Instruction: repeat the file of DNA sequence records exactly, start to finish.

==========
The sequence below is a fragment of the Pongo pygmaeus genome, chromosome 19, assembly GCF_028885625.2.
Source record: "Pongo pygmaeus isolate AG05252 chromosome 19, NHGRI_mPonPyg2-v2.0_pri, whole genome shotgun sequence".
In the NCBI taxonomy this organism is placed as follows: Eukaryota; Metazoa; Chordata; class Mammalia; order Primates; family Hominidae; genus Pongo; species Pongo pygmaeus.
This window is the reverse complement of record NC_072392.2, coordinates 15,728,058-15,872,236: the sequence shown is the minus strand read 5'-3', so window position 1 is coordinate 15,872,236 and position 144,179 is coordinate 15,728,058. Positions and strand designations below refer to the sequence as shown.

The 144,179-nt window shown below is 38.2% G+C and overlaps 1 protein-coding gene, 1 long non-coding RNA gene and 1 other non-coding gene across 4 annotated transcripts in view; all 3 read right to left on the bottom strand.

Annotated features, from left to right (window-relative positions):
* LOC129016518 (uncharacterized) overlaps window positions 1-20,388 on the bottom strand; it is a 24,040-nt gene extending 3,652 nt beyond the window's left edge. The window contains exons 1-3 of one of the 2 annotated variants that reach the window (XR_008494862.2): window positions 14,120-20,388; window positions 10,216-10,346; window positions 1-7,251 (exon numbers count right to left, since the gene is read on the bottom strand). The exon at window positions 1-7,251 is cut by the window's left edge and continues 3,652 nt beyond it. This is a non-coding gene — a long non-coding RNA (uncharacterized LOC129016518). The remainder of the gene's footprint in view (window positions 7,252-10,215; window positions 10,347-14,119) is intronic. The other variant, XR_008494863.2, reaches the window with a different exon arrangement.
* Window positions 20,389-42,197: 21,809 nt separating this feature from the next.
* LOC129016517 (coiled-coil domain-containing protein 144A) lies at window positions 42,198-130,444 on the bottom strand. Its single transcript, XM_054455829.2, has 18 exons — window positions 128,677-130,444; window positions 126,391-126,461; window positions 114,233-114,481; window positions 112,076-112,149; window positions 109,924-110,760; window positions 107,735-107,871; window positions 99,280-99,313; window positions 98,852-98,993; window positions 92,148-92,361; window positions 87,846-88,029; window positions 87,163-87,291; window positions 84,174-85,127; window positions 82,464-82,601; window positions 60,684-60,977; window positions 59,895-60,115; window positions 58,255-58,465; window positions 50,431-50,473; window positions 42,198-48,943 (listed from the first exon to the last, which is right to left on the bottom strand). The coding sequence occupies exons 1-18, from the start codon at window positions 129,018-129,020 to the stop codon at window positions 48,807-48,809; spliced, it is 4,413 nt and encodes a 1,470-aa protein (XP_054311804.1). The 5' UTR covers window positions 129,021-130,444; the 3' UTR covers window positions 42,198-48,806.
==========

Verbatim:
The sequence below is a fragment of the Pongo pygmaeus genome, chromosome 19, assembly GCF_028885625.2.
Source record: "Pongo pygmaeus isolate AG05252 chromosome 19, NHGRI_mPonPyg2-v2.0_pri, whole genome shotgun sequence".
In the NCBI taxonomy this organism is placed as follows: Eukaryota; Metazoa; Chordata; class Mammalia; order Primates; family Hominidae; genus Pongo; species Pongo pygmaeus.
This window is the reverse complement of record NC_072392.2, coordinates 15,728,058-15,872,236: the sequence shown is the minus strand read 5'-3', so window position 1 is coordinate 15,872,236 and position 144,179 is coordinate 15,728,058. Positions and strand designations below refer to the sequence as shown.

The 144,179-nt window shown below is 38.2% G+C and overlaps 1 protein-coding gene, 1 long non-coding RNA gene and 1 other non-coding gene across 4 annotated transcripts in view; all 3 read right to left on the bottom strand.

Annotated features, from left to right (window-relative positions):
* LOC129016518 (uncharacterized) overlaps window positions 1-20,388 on the bottom strand; it is a 24,040-nt gene extending 3,652 nt beyond the window's left edge. The window contains exons 1-3 of one of the 2 annotated variants that reach the window (XR_008494862.2): window positions 14,120-20,388; window positions 10,216-10,346; window positions 1-7,251 (exon numbers count right to left, since the gene is read on the bottom strand). The exon at window positions 1-7,251 is cut by the window's left edge and continues 3,652 nt beyond it. This is a non-coding gene — a long non-coding RNA (uncharacterized LOC129016518). The remainder of the gene's footprint in view (window positions 7,252-10,215; window positions 10,347-14,119) is intronic. The other variant, XR_008494863.2, reaches the window with a different exon arrangement.
* Window positions 20,389-42,197: 21,809 nt separating this feature from the next.
* LOC129016517 (coiled-coil domain-containing protein 144A) lies at window positions 42,198-130,444 on the bottom strand. Its single transcript, XM_054455829.2, has 18 exons — window positions 128,677-130,444; window positions 126,391-126,461; window positions 114,233-114,481; window positions 112,076-112,149; window positions 109,924-110,760; window positions 107,735-107,871; window positions 99,280-99,313; window positions 98,852-98,993; window positions 92,148-92,361; window positions 87,846-88,029; window positions 87,163-87,291; window positions 84,174-85,127; window positions 82,464-82,601; window positions 60,684-60,977; window positions 59,895-60,115; window positions 58,255-58,465; window positions 50,431-50,473; window positions 42,198-48,943 (listed from the first exon to the last, which is right to left on the bottom strand). The coding sequence occupies exons 1-18, from the start codon at window positions 129,018-129,020 to the stop codon at window positions 48,807-48,809; spliced, it is 4,413 nt and encodes a 1,470-aa protein (XP_054311804.1). The 5' UTR covers window positions 129,021-130,444; the 3' UTR covers window positions 42,198-48,806.